Ruhlman, p. 78: “By August 1862, Captain Wirz was in charge of all prisoners in the Richmond area. …[H]is administration was strict but humane in its treatment of prisoners of war. Wirz removed any opportunity for the prisoners to communicate with their officers, forbade the sale of contraband by civilians to the prisoners, and quickly arrested one of the guards for shooting a prisoner.”

Marvel, p. 37: “Wirz took Ould at his word, embarking on a quest of another four thousand miles, crisscrossing the Deep South from Columbus, Georgia, to Houston, Texas.”

Ruhlman, p. 79: “Wirz took Ould at his word and sojourned another four thousand miles, tracking across the Deep South from Columbus, Georgia, to Houston, Texas….”

Marvel, pp. 39-40: “…a dozen men came down with the symptoms of fever, headache, wracking spasms of vomiting, and the little red eruptions….”

Ruhlman, p. 143: “…a dozen more prisoners were showing symptoms of the disease: fever, headache, spasms of vomiting, and small red sores….”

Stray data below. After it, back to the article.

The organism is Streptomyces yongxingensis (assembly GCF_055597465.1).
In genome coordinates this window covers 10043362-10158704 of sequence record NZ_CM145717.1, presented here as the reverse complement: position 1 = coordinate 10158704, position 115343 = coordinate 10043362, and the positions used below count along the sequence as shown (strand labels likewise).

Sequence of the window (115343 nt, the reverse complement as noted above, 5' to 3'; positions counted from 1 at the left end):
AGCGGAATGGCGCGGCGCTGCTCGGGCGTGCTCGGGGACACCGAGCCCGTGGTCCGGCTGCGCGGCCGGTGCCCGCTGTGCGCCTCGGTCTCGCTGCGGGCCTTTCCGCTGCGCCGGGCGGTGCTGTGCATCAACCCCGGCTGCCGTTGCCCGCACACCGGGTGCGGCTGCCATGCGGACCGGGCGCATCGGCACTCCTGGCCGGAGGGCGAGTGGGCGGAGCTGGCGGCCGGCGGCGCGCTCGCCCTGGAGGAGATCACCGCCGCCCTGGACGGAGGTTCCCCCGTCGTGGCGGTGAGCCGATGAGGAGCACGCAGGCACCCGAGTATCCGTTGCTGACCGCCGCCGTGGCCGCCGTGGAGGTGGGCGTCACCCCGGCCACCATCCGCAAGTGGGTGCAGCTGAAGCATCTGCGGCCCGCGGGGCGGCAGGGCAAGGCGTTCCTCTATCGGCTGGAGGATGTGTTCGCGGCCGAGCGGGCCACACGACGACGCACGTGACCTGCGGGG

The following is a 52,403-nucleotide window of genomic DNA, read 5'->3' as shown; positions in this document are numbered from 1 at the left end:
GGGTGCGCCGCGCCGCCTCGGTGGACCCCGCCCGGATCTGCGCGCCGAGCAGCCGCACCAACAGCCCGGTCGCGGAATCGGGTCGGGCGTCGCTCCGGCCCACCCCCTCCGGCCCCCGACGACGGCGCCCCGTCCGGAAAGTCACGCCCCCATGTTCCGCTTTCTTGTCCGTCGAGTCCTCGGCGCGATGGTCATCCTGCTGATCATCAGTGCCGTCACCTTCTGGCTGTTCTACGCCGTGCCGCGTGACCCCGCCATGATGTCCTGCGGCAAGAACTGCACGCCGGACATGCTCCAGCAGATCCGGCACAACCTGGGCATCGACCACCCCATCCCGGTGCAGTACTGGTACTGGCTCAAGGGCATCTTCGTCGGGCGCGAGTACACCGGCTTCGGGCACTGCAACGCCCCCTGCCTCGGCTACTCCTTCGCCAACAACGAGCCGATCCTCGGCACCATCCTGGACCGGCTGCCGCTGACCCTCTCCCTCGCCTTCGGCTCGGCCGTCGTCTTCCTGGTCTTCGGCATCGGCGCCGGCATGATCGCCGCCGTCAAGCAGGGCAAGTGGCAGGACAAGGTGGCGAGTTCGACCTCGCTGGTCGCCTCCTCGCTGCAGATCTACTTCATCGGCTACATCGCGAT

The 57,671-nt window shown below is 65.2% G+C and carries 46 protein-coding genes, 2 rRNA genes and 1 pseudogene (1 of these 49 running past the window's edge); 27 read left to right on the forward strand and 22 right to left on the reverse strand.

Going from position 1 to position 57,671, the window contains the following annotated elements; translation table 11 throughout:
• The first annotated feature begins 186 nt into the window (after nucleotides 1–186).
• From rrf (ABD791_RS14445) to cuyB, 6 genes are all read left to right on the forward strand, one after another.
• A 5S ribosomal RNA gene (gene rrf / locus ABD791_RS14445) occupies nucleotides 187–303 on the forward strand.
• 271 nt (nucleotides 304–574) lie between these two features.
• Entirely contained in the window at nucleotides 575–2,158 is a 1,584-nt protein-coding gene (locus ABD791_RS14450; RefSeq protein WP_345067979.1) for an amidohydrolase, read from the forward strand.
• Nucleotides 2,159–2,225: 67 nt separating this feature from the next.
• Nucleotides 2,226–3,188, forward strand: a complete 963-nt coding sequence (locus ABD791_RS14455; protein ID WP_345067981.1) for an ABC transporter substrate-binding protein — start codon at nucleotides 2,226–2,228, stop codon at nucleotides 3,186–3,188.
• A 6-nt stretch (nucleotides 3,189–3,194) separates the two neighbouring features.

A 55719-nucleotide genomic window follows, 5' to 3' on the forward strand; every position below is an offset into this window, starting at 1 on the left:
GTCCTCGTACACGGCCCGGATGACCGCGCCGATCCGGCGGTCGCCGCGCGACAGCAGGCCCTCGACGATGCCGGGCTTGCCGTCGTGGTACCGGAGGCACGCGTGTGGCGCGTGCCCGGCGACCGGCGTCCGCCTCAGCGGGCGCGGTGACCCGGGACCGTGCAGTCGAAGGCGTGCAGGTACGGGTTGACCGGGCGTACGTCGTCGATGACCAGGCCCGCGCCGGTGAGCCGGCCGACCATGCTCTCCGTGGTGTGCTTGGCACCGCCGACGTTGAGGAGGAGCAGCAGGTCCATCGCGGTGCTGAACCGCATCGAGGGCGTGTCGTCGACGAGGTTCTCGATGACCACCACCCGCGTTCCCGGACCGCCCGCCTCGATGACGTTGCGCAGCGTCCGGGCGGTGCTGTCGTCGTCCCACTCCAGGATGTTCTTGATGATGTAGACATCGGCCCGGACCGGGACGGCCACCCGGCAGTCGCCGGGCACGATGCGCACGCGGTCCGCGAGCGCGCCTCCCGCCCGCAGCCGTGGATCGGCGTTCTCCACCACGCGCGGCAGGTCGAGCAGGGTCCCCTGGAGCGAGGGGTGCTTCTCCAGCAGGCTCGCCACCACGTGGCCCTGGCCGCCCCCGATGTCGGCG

Marvel, p. 45: “Wirz worried the quartermaster for tools, and early in April Colonel Persons learned of a supply available in Augusta. He stopped by Richard Winder’s quarters to apprise him of them, but the quartermaster lay writhing in bed with an acute attack of rheumatism.”

Ruhlman, p. 83: “He kept after Capt. Richard Winder with constant requests for tools and reminded him if the critical need. In early April, Colonel Persons received information that a supply of tools was available in Augusta, Georgia… Upon arrival at WinderAs quarters, he found him incapacitated from rheumatism.”